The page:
Free food and fellowship were featured, along with traditional Thanksgiving dinners, at several locations Thursday including Stewart Community Baptist Church and the Carson Nugget in Carson City.
At the church, the Rev. Wayne Ellison was so busy he put his T-shirt on backwards, bringing laughter from the people who came to share the holiday meal that took 10 church volunteers, Ellison and his wife, Shelly, to prepare.
The church reaches out every Thanksgiving to those who don't have family in the area, Ellison said, particularly the homeless. Not only are residents of the area's homeless shelters invited, but church members take the church's van and seek out homeless people in the area who might not have known about the feast.
"We went to Mills Park and picked up some people in the van," Ellison said. "We serve to anyone and everyone. It's very casual, a 'come as you are' sort of thing."
The homeless were joined by church members, volunteers and members of many American Indian tribes, said Ellison, who has been pastor of the church adjacent to the Stewart Indian School for the past four years.
Andres Orozco was happy to have a meal and people to share it with. "It's great," he said, adding that he became homeless after losing his job. "Sometimes you have to take it. You laugh when everything is fine, you cry other times."
Rhonda Fred said she and her family have hit a spate of hard times, and she was grateful for the chance to share Thanksgiving with others.
"We come to church all the time," she said, sitting with her daughter, Lisa, and her two-week-old grandson, Elvin, who slept through his first Thanksgiving dinner. "I always come for Thanksgiving."
She praised the pastor and his wife for their efforts to help those in need. "It's nice that the pastor and Shelly do this," she said. "They are nice people and they always try to help everyone."
Volunteer and church member Jerri Adams said volunteers began cooking the dinner of turkey, stuffing, mashed potatoes, gravy, sweet potatoes and green bean casserole, starting at about noon Wednesday. They also served pumpkin, apple, cherry and pecan pies.
"We worked almost straight through," she said, adding that by 1:30 p.m. they served about 45 meals and had planned for 60.
Adams said leftovers would not go to waste. "We serve meals every Sunday and also Tuesday nights," she said. "We'll freeze this and then make soup."
At the Carson Nugget, a line of about 30 people snaked around the corner of the coffee shop, with hostess Dora Eldred calling out to diners when tables became available.
"Three booths are ready!" she called out, pointing to several people in line. "How many do you have? Four? OK, go ahead."
This went on from 11 a.m. to 3 p.m., until the last free Thanksgiving meal was served.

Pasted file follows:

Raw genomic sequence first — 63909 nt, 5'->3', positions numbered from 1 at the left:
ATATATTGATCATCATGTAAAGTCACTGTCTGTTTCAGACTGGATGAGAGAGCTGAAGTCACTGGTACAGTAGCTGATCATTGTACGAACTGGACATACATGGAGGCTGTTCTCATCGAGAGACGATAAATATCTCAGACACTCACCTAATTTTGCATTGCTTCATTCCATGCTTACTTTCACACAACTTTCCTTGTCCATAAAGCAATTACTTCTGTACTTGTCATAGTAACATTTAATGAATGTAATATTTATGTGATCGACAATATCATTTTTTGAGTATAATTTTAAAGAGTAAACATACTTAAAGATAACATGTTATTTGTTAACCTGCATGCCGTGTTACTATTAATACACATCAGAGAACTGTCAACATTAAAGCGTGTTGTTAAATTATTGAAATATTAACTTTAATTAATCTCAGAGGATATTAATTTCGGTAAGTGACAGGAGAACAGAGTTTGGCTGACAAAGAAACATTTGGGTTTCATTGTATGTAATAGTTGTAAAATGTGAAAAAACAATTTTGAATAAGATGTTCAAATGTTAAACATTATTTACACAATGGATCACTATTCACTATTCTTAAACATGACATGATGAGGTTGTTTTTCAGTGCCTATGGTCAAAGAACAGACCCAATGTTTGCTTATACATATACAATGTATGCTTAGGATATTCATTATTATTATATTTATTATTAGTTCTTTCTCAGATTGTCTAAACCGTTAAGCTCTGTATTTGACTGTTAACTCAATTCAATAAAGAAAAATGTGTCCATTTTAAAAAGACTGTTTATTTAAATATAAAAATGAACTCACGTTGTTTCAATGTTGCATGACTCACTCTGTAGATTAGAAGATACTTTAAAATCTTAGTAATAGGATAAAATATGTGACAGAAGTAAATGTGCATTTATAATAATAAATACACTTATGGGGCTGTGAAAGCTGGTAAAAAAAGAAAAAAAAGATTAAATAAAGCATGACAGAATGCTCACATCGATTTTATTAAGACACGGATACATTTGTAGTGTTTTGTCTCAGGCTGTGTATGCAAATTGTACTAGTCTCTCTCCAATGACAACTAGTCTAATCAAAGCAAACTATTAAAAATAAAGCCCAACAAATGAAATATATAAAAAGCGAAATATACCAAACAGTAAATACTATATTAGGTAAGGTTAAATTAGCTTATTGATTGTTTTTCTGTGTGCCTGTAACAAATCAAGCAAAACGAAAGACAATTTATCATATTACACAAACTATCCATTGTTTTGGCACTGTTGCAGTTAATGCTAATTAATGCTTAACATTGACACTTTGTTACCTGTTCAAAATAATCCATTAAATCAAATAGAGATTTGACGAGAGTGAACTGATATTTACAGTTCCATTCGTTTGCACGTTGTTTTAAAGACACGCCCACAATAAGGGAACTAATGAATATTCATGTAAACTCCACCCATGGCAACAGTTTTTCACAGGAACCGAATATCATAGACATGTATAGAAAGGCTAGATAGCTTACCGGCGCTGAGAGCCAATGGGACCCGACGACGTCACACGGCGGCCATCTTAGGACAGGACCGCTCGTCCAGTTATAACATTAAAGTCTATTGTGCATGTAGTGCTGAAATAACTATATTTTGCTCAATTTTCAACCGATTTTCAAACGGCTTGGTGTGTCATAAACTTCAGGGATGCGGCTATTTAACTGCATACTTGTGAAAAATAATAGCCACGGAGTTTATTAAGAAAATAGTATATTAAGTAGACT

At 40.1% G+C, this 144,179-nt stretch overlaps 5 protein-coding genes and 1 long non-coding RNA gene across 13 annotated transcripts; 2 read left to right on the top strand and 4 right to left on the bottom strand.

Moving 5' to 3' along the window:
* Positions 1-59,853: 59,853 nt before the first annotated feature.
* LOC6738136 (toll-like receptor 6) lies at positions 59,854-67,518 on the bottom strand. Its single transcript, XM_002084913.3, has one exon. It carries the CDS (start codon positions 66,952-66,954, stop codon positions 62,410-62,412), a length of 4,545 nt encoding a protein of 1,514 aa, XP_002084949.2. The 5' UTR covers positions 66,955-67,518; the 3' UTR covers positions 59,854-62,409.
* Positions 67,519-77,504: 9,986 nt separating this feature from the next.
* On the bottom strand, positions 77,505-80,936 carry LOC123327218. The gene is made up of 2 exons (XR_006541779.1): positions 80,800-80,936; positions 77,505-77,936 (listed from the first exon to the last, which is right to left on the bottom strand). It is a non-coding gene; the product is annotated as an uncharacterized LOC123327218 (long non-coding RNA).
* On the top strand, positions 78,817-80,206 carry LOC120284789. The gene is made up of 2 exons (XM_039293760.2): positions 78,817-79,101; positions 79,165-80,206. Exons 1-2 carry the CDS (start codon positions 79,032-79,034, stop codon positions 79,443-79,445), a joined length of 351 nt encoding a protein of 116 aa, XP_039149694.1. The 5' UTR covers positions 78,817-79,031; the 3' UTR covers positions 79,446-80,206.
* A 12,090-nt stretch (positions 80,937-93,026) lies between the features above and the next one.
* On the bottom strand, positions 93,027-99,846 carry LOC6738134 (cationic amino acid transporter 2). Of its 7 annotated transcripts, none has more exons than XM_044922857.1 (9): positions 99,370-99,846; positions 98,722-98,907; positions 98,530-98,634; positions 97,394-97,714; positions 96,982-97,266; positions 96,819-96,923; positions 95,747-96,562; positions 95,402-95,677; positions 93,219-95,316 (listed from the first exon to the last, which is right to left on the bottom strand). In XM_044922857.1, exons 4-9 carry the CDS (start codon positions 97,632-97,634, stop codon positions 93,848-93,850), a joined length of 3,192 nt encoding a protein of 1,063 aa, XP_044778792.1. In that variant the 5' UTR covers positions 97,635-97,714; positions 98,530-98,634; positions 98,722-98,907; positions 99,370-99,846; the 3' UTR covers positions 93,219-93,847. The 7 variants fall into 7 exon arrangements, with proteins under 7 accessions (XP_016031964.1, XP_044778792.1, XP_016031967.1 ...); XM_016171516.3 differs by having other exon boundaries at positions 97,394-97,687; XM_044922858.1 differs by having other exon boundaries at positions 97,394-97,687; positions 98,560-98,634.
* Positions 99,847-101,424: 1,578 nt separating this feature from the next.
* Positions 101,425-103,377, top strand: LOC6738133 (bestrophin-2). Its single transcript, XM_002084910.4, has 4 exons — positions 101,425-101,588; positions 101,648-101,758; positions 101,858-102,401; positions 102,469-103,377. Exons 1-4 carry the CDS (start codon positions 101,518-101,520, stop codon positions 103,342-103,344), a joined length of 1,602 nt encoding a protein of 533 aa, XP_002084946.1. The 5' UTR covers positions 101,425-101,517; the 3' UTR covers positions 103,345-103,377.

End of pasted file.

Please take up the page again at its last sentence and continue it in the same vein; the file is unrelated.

Flo Shook, 81, and her husband, Tom, 82, sat together at a small booth to share their holiday meal. They have lived in Dayton for four years and are regulars at the Carson Nugget's Thanksgiving feast.
"The food is always been good and the service, too," Flo said, adding that she cooked Thanksgiving dinners for "many, many years. I gave all that up."
Jorge Gonzalez of Dayton brought his wife, Yira, and three daughters, Marcela, 7, Gabriela, 6, and Miriam, 10, to the Nugget.
The self-employed father said the family has made a tradition of coming to the Nugget for Thanksgiving for the past five years.
"It saves a lot of work and money," Yira said.
Helen Madrid of Carson City brought her daughter, Anelysa, 2, to the Nugget. "I can't have dinner at home, because I have to work," the Wal-Mart employee said.
Amy Brooks of Carson brought her mother, Margie Binuelas, also of Carson, and Amy's five children: Alexis, 4, Julian, 9, Serena, 11, Grace, 8 and Anthony, 1.
"This is our second year coming," Brooks said. "I like it, I think it's great that they do this."
Mike Balzer, a resident of the Nugget motel, said this was his first Thanksgiving in Nevada. Though he originally hails from Columbus, Ohio, he arrived here recently from St. Petersburg, Fla.
"My sister lives in Dayton, and she talked me into coming here," he said. "It was either that or be homeless."
Balzer, who uses a wheelchair after a failed back surgery left him unable to walk, shared dinner with a stranger who, he said, "didn't talk at all."
He noted the hard work the Nugget employees were doing and said he was going to be sure to leave a nice tip.
Back at the front of the line, hostess Eldred, who has been working the Thanksgiving meal at the Nugget for three years, said people really appreciate their effort.
"You betcha we do!" chimed in Edwina Wiersma, the next person in line. "This is one of the best meals anywhere."
n Contact reporter Karen Woodmansee at kwoodmansee@ nevadaappeal.com or 882-2111 ext. 351.